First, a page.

[Q]insmod and User mode address memory allocation?

Hi Linux Guru,

Can anybody tell me why insmod allocates a memory area in the User Mode address space during its internal step? (Module is a kernel only concept. Why UserMode memory allocation??)

Following is a excerpt from a book. Pls see bottom for detail.

" A user can link a module into the running kernel by executing the /sbin/insmod external program. This program performs the following operations:

Reads from the command line the name of the module to be linked.

Locates the file containing the module's object code in the system directory tree. The file is usually placed in some subdirectory below /lib/modules.

Computes the size of the memory area needed to store the module code, its name, and the module object.

Invokes the create_module( ) system call, passing to it the name and size of the new module. The corresponding sys_create_module( ) service routine performs the following operations:

Checks whether the user is allowed to link the module (the current process must have the CAP_SYS_MODULE capability). In any situation where one is adding functionality to a kernel, which has access to all data and processes on the system, security is a paramount concern.

Invokes the find_module( ) function to scan the module_list list of module objects looking for a module with the specified name. If it is found, the module has already been linked, so the system call terminates.

Invokes vmalloc( ) to allocate a memory area for the new module.

Initializes the fields of the module object at the beginning of the memory area and copies the name of the module right below the object.

Inserts the module object into the list pointed to by module_list.

Returns the starting address of the memory area allocated to the module.

Invokes the query_module( ) system call with the QM_MODULES subcommand to get the name of all already linked modules.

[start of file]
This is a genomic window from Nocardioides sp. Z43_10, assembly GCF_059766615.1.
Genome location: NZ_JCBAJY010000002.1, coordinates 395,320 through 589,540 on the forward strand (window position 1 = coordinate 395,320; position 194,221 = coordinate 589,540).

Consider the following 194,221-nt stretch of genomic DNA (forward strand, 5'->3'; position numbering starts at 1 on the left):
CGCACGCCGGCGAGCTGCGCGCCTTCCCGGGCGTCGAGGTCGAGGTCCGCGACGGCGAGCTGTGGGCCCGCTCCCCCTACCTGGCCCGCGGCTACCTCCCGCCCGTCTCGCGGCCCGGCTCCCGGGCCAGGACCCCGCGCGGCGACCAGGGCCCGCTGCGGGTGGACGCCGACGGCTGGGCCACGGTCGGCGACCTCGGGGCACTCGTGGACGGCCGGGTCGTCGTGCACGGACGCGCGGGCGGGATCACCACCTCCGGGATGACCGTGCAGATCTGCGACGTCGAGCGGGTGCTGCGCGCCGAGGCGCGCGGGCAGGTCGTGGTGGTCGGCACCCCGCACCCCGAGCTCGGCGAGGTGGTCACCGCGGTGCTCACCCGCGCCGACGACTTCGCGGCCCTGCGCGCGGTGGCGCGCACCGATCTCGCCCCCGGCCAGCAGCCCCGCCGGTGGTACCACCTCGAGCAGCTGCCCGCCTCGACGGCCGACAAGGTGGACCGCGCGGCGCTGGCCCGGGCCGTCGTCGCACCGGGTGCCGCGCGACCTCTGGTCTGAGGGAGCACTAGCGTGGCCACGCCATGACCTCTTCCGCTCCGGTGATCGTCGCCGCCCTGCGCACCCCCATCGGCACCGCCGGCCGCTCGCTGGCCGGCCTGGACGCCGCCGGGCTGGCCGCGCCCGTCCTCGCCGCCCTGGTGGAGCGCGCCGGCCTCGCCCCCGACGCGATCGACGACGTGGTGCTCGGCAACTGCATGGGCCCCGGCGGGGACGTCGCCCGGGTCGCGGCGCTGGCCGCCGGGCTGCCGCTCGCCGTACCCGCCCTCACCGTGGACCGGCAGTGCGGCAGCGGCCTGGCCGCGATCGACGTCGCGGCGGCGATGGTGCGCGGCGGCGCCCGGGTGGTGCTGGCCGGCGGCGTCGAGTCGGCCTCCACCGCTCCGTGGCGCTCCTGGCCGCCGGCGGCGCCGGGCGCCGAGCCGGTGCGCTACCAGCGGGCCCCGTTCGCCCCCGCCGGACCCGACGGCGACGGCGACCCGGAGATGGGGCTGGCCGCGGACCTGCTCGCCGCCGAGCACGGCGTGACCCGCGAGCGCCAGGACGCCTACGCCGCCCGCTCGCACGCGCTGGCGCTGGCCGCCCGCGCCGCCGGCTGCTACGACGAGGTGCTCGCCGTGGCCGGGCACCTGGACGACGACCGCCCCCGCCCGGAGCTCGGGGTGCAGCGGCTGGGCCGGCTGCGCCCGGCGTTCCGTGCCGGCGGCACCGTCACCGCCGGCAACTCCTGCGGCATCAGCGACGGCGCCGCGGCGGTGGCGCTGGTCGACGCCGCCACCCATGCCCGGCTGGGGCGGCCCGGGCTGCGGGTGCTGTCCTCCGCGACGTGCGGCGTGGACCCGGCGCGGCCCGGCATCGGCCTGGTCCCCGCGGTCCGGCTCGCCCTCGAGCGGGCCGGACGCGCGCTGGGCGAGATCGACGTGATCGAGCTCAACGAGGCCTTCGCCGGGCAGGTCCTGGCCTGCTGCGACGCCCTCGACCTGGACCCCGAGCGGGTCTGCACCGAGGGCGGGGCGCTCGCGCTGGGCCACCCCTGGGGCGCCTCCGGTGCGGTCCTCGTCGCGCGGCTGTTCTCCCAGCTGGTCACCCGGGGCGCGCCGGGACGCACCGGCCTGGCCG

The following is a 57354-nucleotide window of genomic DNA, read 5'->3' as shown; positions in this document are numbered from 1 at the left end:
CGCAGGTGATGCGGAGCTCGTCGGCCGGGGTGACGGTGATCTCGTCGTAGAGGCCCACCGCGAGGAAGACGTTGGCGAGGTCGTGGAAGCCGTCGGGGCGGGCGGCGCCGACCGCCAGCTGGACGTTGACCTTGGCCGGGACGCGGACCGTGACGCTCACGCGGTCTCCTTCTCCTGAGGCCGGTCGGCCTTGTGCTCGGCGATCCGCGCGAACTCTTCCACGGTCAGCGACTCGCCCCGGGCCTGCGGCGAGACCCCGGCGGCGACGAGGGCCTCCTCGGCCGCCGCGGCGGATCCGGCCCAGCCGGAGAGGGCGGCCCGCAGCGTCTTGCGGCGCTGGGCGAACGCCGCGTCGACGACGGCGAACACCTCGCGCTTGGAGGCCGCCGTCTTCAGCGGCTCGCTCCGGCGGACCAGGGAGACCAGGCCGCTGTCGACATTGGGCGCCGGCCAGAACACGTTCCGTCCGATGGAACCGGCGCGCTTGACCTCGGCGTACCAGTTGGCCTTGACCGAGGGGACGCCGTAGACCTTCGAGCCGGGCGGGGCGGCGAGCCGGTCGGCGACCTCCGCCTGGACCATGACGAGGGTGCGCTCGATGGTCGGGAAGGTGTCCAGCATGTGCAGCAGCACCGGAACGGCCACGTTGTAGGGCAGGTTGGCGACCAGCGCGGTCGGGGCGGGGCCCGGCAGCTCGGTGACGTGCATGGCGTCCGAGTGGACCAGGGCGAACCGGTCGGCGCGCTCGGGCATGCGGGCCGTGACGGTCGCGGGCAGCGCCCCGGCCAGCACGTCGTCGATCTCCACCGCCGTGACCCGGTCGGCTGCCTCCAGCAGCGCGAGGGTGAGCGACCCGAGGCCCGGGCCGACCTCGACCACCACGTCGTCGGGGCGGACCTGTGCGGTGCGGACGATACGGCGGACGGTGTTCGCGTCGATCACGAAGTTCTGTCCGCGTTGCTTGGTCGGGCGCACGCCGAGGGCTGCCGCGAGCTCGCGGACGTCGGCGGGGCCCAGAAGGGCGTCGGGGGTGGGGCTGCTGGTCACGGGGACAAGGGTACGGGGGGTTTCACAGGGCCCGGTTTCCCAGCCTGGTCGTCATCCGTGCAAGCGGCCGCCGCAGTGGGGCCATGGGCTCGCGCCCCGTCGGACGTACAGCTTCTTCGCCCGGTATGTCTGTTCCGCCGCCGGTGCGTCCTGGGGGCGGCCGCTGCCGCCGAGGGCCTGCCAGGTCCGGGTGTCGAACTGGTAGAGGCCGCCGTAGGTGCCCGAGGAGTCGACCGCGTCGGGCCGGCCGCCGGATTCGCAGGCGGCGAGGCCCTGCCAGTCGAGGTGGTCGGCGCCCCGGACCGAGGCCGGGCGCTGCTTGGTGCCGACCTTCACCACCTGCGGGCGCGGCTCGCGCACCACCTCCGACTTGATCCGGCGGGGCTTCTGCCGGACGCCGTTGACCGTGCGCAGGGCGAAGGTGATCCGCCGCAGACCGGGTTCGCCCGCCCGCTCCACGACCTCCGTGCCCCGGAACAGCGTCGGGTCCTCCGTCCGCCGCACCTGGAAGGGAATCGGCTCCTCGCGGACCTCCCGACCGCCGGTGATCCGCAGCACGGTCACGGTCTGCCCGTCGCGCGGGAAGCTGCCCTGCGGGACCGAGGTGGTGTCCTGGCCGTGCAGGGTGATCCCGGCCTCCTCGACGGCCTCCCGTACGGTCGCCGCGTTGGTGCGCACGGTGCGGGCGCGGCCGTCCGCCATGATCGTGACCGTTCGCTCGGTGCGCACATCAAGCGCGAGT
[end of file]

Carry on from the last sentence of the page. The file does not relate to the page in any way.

Invokes the query_module( ) system call with the QM_SYMBOL subcommand repeatedly, to get the kernel symbol table and the symbol tables of all modules that are already linked in.

Using the kernel symbol table, the module symbol tables, and the address returned by the create_module( ) system call, relocates the object code included in the module's file. This means replacing all occurrences of external and global symbols with the corresponding logical address offsets.

Allocates a memory area in the User Mode address space and loads it with a copy of the module object, the module's name, and the module's code relocated for the running kernel. The address fields of the object point to the relocated code. The init field is set to the relocated address of the module's init_module( ) function, if the module defines one. (Virtually all modules define a function of that name, which is invoked in the next step to perform any initialization required by the module.) Similarly, the cleanup field is set to the relocated address of the module's cleanup_module( ) function, if one is present. ...

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[ snip ]

insmod does the linking, and since insmod is a user process, it must be accessible in the user address space. Yes it is also loaded in the kernel memory address, but if it is only there, insmod can't do much with it.

-- Steve

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Steven Rostedt

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